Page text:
Image: asianikkei

Japanese firms set to test digital currency, launch in FY2022

Image: asianikkei

A group of around 70 Japanese corporations, including the country’s three megabanks, said it plans to launch a yen-based digital currency in fiscal 2022 after beginning experiments in the following months.

The digital currency, initially termed “DCJPY,” will be backed by bank deposits and employ a shared platform to speed up large-scale financial transfers and settlement among enterprises, according to Kazuhiro Tokita, CEO of cryptocurrency exchange DeCurret, which is leading the consortium.

Since last year, the consortium, which comprises Mitsubishi UFJ Financial Group Inc, Mizuho Financial Group Inc, and Sumitomo Mitsui Financial Group Inc, has met on a regular basis to discuss how to create a unified settlement infrastructure for digital payments.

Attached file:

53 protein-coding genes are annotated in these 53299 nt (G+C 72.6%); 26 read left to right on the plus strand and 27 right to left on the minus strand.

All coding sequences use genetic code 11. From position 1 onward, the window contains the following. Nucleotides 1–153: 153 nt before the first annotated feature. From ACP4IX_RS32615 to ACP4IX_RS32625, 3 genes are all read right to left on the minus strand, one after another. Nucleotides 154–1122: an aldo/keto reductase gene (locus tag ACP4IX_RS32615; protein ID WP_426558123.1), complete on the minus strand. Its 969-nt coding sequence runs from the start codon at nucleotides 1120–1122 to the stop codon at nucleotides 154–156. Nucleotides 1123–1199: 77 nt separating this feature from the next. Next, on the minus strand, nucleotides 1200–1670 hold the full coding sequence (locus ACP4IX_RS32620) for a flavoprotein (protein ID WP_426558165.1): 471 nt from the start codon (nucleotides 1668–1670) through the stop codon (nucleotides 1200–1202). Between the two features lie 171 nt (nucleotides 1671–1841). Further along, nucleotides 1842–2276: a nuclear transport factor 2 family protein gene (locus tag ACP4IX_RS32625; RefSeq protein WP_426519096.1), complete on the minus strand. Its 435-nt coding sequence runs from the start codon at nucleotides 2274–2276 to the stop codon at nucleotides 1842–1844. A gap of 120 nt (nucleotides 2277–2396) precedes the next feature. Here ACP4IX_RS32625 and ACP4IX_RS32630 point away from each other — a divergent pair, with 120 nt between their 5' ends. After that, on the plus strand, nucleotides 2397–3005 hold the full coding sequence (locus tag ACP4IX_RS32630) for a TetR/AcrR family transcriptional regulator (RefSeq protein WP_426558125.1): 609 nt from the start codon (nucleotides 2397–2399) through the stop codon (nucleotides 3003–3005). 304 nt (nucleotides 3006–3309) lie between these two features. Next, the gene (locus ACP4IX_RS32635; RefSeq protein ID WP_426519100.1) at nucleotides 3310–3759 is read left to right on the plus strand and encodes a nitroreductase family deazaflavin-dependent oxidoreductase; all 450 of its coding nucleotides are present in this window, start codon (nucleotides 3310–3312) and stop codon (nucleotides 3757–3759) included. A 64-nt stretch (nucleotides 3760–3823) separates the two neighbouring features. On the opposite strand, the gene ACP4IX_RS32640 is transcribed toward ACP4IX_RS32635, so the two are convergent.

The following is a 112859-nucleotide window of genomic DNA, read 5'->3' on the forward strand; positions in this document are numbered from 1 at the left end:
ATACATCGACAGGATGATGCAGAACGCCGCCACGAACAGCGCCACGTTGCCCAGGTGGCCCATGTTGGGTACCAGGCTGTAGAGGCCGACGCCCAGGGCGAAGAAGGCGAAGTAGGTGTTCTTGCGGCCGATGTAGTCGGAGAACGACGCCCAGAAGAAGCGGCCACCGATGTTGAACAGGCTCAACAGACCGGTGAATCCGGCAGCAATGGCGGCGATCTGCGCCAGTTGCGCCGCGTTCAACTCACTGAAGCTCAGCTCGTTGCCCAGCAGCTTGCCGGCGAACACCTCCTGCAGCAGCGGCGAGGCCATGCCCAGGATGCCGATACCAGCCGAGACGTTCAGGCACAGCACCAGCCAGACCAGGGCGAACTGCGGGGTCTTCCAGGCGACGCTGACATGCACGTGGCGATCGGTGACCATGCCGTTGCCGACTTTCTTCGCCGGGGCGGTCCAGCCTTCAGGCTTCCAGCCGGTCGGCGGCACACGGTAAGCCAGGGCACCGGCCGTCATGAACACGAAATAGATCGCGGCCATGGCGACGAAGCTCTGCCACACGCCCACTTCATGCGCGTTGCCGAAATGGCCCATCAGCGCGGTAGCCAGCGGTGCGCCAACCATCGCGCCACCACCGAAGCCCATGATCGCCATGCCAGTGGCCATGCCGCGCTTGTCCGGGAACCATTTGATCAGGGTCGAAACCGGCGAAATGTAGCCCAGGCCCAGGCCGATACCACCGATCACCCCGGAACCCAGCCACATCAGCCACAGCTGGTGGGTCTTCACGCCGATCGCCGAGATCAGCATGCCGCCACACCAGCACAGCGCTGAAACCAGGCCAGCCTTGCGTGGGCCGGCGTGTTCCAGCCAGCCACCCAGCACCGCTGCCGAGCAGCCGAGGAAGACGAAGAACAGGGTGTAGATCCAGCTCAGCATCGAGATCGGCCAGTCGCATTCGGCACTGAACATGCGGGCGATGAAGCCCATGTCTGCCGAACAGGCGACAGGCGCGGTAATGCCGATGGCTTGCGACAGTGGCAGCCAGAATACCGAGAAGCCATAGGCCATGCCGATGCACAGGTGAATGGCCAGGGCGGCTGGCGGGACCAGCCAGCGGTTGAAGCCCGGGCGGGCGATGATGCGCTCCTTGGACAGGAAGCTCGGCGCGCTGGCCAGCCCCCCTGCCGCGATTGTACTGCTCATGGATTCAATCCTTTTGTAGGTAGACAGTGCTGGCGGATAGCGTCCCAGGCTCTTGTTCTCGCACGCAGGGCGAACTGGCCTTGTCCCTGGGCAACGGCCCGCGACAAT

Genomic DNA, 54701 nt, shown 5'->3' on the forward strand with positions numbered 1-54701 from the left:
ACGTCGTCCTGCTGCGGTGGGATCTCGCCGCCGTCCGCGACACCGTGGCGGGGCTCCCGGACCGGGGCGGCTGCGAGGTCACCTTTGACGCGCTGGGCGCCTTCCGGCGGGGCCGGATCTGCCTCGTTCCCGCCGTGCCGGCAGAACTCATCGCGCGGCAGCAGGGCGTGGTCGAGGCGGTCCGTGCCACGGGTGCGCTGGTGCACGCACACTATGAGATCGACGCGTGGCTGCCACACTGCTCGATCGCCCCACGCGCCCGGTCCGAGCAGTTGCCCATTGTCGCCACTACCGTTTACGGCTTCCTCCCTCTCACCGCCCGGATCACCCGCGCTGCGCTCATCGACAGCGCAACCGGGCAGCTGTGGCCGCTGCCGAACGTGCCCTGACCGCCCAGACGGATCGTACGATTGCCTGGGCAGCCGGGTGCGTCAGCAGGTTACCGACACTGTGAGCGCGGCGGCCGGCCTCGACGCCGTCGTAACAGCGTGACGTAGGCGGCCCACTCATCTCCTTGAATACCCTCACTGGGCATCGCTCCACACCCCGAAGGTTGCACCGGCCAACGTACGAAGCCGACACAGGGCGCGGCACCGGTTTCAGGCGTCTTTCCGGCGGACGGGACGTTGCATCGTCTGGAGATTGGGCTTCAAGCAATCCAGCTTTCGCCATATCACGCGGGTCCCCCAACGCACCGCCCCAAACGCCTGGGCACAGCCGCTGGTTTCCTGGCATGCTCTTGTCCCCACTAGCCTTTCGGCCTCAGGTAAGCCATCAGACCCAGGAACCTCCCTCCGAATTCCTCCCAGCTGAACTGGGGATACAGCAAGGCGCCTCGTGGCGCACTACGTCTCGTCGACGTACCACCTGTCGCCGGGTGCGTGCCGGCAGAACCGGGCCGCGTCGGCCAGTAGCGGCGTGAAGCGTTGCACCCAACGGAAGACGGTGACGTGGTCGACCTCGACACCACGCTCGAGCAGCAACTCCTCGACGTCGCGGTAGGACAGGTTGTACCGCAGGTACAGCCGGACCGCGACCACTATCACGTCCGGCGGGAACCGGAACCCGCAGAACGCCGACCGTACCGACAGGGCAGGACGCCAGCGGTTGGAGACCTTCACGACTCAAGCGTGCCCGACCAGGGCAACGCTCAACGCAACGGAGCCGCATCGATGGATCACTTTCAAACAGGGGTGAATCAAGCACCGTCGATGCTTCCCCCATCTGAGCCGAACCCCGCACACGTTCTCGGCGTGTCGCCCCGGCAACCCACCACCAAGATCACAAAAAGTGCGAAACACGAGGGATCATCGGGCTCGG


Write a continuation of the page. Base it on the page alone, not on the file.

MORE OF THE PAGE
The three megabanks have each launched their own digital payment systems, but they lag behind technology firms like as PayPay, which is not part of the partnership and is funded by tech investor SoftBank Group Corp.

Other lenders, such as Japan Post Bank Co Ltd, brokerages, and insurers, as well as non-financial companies including Nippon Telegraph and Telephone Corp, Kansai Electric Power Co Inc, and East Japan Railway Co, are part of the consortium.

Some will take part in tests to see how well such a currency works in various areas, from energy to retail.

Toshihide Endo, a former head of Japan’s Financial Services Agency who is now a special advisor to DeCurret, stated at the Wednesday conference that “a digital currency system built on a bank deposit-backed common platform will fit the CBDC that could be planned and implemented” in Japan.

The project could have an impact on the Bank of Japan’s ongoing CBDC trial. If the BOJ issues a CBDC, policymakers have stated that they will cooperate closely with the business sector.

Many transactions in Japan are still done with notes and coins, making it one of the most cash-loving countries in the world. Nonetheless, authorities have a strong desire to promote cashless transactions in order to boost productivity.